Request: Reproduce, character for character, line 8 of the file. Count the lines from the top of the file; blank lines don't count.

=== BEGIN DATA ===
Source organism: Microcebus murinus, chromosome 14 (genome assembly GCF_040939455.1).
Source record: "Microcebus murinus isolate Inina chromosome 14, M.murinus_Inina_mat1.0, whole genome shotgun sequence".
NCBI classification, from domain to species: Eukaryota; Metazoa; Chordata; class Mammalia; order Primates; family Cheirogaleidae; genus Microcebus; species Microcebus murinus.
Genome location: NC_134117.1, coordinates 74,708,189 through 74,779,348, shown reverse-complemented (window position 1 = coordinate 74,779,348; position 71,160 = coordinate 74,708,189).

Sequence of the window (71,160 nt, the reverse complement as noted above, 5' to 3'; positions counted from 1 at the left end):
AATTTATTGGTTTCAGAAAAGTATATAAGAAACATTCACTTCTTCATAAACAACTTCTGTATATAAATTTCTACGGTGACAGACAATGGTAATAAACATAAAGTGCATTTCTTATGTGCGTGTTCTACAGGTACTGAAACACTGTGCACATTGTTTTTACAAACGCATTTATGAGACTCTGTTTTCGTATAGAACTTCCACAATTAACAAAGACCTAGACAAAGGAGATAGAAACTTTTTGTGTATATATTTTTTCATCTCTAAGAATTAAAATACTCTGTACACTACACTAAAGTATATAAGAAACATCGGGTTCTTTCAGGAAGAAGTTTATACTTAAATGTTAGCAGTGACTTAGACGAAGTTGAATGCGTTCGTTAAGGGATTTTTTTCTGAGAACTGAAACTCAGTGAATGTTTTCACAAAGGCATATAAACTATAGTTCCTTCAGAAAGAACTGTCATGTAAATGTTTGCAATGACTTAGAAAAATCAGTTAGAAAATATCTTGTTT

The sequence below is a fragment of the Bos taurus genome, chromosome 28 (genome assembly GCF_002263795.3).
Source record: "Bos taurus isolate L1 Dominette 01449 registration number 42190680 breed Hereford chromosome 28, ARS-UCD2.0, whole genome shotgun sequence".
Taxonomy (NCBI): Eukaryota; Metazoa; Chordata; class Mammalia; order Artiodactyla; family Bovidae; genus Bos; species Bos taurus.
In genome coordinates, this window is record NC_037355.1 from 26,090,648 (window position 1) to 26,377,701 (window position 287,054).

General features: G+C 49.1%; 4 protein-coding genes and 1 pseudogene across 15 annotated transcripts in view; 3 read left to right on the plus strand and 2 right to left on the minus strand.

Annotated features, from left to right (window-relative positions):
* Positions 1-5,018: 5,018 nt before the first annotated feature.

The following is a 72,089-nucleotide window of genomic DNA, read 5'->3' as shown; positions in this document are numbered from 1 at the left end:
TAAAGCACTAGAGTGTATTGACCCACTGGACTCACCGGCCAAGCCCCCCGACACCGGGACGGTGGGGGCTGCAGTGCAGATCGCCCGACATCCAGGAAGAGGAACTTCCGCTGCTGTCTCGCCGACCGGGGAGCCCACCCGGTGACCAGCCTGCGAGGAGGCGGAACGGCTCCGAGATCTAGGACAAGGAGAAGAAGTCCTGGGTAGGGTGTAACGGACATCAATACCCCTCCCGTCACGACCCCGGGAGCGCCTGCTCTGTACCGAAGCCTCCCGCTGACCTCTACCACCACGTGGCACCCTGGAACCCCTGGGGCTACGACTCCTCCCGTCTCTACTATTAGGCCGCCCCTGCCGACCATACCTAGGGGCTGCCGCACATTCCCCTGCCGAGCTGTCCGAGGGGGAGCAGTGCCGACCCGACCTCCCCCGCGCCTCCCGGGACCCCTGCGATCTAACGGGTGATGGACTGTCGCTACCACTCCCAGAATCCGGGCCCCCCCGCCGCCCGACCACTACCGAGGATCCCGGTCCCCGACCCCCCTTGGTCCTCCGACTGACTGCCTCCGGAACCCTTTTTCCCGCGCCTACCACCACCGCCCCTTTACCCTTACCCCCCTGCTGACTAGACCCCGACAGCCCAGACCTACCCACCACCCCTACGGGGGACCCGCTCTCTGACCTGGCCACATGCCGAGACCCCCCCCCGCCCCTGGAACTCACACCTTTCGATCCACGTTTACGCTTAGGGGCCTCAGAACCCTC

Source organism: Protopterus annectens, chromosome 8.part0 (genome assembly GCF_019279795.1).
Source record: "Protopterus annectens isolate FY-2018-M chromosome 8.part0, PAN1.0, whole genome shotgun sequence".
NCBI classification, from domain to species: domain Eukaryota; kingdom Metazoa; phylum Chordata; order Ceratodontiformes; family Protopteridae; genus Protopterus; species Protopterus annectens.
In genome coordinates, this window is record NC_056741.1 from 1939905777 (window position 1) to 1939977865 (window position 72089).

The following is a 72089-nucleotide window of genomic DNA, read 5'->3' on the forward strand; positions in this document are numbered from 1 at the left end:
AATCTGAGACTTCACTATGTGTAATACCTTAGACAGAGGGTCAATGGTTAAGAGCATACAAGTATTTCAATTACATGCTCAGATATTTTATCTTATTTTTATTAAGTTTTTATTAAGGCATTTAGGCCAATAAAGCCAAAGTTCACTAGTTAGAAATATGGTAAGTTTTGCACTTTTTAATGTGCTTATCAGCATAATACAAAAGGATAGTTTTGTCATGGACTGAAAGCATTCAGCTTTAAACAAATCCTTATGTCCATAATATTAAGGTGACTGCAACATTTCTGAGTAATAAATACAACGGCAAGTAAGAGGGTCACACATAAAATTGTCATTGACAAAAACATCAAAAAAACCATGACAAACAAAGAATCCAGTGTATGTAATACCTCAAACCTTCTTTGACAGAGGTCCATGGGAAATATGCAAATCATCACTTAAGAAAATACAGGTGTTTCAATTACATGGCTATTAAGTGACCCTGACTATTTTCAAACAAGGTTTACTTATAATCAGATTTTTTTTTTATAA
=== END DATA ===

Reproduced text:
Source record: "Bos taurus isolate L1 Dominette 01449 registration number 42190680 breed Hereford chromosome 28, ARS-UCD2.0, whole genome shotgun sequence".